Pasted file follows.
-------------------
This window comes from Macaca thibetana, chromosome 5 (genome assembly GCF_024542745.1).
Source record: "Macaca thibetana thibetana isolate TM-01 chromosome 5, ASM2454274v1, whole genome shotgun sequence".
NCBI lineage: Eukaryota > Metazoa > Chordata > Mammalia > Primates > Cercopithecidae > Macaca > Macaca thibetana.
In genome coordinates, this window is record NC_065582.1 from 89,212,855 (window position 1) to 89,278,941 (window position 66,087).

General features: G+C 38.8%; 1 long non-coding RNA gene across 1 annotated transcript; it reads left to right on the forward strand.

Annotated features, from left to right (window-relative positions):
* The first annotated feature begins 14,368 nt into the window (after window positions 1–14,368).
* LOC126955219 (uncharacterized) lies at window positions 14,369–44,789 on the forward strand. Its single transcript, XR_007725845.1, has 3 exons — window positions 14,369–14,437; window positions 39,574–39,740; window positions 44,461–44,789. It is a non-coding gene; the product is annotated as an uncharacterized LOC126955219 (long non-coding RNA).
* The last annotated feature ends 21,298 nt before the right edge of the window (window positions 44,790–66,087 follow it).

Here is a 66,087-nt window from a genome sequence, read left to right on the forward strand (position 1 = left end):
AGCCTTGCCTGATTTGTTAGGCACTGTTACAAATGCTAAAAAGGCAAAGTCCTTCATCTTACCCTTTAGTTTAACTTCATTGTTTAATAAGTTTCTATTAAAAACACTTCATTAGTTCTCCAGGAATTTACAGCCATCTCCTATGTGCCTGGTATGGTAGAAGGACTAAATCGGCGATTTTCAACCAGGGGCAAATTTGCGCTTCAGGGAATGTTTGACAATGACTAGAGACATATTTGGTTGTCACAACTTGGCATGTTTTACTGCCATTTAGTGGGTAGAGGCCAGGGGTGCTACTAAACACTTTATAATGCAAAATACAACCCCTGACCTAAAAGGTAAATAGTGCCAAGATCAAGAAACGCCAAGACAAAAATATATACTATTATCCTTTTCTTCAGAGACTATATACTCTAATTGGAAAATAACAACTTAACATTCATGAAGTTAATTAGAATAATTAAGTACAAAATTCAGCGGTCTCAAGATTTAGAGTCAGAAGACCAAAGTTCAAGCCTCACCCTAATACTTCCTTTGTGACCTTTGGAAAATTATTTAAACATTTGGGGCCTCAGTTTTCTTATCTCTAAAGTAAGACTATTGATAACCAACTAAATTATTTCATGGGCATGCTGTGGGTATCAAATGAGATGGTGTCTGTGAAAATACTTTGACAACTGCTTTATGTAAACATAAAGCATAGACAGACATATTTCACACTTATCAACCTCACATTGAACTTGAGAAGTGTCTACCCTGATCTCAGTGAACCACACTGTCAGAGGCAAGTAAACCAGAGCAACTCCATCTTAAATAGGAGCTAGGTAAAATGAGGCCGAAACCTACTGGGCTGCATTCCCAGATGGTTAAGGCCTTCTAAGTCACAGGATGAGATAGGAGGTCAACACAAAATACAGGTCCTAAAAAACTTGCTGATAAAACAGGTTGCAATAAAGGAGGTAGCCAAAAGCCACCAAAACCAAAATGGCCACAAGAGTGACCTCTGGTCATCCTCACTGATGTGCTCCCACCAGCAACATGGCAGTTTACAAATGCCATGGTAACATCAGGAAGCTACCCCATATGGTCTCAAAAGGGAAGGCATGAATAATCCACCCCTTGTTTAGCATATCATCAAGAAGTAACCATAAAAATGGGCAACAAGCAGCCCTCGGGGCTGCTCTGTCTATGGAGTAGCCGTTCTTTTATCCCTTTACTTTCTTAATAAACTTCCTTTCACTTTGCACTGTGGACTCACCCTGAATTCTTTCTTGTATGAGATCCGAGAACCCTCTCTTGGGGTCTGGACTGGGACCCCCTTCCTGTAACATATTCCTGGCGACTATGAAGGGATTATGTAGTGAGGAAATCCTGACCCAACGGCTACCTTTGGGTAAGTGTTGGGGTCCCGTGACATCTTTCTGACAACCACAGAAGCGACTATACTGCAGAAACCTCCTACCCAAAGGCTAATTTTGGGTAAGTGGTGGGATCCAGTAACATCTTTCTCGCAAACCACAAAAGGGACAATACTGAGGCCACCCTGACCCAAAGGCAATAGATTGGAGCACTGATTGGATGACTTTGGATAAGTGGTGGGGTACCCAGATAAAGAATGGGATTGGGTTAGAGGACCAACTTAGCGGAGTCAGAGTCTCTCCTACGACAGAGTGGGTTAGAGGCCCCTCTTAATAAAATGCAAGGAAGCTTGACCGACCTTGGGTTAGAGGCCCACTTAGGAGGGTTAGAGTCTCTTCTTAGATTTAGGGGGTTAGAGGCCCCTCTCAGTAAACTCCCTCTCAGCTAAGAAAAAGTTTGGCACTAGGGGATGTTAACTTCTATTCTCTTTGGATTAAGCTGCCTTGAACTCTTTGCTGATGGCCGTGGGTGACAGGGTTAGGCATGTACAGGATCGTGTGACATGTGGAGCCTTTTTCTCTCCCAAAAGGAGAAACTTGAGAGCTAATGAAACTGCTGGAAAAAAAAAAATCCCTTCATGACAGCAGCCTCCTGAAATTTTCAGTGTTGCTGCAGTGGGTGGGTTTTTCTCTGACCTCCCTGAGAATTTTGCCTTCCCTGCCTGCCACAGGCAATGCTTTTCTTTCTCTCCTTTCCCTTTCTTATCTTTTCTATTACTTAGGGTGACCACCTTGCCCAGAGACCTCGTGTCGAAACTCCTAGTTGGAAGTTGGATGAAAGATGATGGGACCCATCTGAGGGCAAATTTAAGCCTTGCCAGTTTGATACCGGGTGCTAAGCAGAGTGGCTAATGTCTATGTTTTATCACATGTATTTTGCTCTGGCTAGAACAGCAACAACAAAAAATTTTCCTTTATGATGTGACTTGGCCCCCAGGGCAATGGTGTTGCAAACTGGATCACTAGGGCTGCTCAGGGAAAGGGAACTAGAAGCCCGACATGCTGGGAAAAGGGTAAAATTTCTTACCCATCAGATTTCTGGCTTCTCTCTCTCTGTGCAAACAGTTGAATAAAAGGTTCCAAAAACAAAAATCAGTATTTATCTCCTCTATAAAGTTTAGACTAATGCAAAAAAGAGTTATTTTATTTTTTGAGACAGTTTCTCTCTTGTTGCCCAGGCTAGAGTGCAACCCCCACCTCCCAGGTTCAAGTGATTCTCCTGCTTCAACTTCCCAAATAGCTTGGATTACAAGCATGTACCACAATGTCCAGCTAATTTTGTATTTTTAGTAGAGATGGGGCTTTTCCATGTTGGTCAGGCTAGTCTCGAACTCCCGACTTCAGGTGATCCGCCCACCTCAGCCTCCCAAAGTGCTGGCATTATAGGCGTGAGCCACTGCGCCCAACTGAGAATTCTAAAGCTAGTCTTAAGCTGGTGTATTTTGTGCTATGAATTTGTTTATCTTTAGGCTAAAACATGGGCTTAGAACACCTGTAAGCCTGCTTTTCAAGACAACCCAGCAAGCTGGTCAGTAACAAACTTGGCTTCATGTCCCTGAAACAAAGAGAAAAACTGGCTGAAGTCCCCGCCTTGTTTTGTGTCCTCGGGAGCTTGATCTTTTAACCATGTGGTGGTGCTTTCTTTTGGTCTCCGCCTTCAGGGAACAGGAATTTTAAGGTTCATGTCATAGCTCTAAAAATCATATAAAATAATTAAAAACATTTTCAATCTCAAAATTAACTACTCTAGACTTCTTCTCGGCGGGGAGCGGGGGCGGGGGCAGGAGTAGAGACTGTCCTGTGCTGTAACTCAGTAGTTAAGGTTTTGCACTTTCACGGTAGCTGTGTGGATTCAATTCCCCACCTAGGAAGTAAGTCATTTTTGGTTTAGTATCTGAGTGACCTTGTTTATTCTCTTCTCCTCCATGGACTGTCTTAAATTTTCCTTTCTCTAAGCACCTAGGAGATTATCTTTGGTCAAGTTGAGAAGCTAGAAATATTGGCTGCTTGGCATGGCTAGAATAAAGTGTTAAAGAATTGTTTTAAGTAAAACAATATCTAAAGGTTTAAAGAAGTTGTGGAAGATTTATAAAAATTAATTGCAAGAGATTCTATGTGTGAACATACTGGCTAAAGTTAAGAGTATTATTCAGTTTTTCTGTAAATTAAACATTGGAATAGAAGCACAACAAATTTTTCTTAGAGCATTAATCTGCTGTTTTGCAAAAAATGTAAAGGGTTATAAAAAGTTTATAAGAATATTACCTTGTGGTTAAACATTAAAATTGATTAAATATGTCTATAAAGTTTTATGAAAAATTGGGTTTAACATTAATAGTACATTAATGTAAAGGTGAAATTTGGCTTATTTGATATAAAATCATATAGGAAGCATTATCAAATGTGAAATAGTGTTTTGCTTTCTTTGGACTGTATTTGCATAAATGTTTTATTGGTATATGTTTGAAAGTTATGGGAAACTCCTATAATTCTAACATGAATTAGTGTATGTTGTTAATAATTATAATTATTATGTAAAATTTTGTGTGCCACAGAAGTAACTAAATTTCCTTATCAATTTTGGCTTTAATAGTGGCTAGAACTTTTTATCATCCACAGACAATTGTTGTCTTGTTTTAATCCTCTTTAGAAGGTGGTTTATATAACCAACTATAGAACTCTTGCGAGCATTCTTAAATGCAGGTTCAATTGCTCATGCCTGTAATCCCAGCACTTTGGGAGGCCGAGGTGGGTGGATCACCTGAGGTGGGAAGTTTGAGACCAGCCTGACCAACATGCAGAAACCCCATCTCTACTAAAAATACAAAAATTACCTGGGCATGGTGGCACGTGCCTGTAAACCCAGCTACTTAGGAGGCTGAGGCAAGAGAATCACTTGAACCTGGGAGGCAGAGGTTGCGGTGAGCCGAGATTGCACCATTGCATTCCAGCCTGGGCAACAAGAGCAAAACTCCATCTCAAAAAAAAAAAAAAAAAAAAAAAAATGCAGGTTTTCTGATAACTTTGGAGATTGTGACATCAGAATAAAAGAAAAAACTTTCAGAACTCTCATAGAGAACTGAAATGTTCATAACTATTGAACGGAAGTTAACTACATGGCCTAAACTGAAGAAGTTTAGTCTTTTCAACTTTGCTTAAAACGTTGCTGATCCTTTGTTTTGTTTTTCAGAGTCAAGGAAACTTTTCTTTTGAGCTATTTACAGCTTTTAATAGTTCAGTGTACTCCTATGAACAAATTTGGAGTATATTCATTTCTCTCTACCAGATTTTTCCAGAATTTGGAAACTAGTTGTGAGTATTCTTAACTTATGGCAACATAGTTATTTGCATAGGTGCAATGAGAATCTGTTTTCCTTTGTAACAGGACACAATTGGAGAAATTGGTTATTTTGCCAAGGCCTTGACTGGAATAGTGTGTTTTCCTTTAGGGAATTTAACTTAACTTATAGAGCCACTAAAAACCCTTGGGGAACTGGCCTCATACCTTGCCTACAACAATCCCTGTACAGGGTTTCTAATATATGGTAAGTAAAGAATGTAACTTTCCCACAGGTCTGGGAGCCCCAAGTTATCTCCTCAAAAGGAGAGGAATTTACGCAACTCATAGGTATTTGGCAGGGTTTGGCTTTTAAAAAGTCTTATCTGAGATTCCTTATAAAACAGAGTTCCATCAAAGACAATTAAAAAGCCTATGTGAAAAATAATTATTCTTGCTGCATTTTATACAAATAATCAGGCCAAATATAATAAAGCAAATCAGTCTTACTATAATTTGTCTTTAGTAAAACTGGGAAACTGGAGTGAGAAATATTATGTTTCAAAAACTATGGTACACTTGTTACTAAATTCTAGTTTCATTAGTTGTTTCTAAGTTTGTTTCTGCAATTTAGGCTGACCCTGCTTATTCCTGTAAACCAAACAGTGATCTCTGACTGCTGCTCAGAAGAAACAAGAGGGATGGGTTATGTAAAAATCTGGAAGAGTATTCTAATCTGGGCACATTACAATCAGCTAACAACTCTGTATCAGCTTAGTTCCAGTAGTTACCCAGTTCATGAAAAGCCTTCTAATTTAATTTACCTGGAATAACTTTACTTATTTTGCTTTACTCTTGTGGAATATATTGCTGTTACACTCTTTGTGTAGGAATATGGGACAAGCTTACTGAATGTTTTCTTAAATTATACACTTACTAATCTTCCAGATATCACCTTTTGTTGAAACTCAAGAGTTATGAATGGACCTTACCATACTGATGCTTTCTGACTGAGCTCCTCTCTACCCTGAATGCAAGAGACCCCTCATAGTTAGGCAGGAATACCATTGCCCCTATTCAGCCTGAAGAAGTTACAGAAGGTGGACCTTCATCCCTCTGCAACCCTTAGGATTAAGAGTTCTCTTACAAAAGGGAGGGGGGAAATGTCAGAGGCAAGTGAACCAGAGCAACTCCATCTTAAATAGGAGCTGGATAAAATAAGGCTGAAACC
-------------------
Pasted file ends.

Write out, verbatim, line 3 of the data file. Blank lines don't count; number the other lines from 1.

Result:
NCBI lineage: Eukaryota > Metazoa > Chordata > Mammalia > Primates > Cercopithecidae > Macaca > Macaca thibetana.